Nearly one year after Winnipeg police recovered the body of 15-year-old Tina Fontaine from the Red River, her family says they are no closer to getting answers about her death.
“It doesn’t matter how long it’s been,” said Thelma Favel, Fontaine’s great-aunt. “It’s still just like yesterday to us.”
When police discovered the girl on Aug. 17, 2014, her body was wrapped in a bag.
Two days later, thousands of Winnipeggers from all walks of life came together to show their anger and sympathy.
“It was the biggest march and vigil I’ve ever seen,” said Bernadette Smith, who marched from Alexander Docks to The Forks that night and still remembers the tears streaming down her face.
“She’s left a legacy that people can’t ignore,” said Smith. “That this is a real issue and that this is continuing to happen and that these women are real.”
With the discovery of Fontaine’s body in mind, Smith began to organize a group of people that would eventually become the group known as “Drag the Red.”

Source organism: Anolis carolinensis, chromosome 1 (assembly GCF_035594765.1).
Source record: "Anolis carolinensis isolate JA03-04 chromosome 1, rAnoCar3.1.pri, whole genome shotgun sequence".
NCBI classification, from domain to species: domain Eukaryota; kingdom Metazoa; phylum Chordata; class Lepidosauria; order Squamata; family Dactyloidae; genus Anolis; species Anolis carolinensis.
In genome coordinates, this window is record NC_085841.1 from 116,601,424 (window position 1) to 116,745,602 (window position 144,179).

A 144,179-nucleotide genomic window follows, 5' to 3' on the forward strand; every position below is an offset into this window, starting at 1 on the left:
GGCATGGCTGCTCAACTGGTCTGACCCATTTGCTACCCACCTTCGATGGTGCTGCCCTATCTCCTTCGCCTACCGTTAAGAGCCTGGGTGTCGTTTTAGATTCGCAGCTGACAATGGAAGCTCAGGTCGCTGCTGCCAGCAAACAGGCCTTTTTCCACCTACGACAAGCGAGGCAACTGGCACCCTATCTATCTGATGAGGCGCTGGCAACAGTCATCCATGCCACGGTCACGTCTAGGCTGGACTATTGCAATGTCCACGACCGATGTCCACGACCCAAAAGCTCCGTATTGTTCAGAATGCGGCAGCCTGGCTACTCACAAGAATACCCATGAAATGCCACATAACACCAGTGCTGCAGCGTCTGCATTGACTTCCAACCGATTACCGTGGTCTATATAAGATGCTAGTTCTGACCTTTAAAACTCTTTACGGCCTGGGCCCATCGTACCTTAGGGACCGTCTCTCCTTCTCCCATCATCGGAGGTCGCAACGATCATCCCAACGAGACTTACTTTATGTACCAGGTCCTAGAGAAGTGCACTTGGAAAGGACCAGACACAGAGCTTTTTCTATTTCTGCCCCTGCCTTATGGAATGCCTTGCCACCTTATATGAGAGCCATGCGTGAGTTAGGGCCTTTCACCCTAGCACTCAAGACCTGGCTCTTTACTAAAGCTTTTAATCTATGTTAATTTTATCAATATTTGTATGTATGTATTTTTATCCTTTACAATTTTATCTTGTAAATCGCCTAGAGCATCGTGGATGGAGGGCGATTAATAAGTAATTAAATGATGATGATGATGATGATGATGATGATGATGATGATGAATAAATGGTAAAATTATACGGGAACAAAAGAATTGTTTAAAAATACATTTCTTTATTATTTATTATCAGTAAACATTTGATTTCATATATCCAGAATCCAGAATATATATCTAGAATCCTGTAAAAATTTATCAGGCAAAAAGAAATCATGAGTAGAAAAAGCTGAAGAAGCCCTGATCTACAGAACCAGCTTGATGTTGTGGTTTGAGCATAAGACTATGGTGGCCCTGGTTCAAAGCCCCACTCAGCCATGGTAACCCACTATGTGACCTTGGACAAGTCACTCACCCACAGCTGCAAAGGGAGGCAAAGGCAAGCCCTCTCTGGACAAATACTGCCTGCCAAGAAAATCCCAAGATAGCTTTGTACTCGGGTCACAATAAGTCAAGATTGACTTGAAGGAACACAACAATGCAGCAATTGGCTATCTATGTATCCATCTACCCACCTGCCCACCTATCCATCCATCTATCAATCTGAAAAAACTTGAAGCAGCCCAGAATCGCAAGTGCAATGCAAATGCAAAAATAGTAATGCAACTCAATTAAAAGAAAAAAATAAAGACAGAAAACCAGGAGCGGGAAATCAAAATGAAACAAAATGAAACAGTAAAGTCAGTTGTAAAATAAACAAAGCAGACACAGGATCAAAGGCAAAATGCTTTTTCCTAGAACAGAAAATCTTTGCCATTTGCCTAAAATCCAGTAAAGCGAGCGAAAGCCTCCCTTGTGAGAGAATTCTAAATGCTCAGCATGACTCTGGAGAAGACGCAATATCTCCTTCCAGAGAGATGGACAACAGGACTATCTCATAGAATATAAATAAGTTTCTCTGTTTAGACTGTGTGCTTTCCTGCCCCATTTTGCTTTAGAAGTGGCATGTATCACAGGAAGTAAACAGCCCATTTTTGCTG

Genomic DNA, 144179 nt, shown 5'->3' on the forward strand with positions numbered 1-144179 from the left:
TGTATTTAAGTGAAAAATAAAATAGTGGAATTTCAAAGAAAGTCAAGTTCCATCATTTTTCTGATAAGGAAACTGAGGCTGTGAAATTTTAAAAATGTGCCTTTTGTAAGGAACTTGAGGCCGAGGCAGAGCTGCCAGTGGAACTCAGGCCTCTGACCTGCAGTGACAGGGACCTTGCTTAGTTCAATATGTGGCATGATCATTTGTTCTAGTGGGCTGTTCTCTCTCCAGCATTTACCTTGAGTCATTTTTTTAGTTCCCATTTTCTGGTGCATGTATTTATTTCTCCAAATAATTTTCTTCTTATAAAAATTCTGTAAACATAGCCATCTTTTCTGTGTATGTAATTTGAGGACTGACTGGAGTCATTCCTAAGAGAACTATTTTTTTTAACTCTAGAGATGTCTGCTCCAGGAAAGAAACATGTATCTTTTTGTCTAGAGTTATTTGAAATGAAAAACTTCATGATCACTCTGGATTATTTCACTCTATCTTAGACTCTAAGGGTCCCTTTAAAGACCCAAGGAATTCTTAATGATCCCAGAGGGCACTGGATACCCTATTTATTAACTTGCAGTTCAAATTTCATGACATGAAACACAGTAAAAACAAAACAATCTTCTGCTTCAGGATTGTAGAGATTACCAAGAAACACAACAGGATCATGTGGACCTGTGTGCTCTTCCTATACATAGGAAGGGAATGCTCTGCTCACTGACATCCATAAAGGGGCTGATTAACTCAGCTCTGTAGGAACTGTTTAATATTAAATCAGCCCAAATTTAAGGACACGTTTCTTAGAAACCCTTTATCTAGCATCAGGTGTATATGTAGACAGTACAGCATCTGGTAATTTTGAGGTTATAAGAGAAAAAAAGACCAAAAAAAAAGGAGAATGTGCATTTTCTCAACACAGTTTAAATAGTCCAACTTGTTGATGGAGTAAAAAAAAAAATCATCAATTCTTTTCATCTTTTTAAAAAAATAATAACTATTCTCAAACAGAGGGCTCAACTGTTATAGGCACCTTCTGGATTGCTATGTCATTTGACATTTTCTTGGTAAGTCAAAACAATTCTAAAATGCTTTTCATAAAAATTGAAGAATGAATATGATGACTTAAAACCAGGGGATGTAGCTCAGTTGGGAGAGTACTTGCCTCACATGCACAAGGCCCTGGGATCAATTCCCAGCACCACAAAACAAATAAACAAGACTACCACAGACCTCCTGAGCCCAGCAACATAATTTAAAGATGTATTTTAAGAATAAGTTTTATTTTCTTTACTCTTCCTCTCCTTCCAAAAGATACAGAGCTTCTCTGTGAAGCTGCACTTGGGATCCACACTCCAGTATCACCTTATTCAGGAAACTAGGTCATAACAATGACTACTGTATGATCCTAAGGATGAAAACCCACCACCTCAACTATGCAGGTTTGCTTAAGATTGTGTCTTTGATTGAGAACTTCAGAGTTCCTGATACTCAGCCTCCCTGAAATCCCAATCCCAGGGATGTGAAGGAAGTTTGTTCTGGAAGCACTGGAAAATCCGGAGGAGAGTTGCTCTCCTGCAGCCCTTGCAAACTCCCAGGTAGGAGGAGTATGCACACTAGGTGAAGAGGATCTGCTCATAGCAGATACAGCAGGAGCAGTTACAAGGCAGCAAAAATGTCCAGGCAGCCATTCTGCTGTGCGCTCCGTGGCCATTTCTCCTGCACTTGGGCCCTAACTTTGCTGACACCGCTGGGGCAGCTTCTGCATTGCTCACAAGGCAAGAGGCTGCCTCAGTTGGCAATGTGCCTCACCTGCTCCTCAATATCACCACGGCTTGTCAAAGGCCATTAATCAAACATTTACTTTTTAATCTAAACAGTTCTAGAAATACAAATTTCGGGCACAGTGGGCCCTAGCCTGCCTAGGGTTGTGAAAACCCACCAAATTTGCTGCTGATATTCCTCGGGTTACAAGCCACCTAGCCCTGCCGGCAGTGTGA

In the year since, they’ve continued to search the river for clues into other disappearances.
“I hope they find more closure for more families,” said Favel about the group. “It will help. It helps to bring them home anyway.”
Favel says homicide investigators gave her frequent updates on the case in the first few months but she has heard very little from them recently, causing her to lose hope Fontaine’s killer will ever be brought to justice.
“With Tina’s case, I think it’s just going to be dormant,” said Favel. “It’s going to be like the rest of the cases. It’s just going to be put on the shelf and it’s going to be cold.”
Police still have not revealed Fontaine’s cause of death to the family.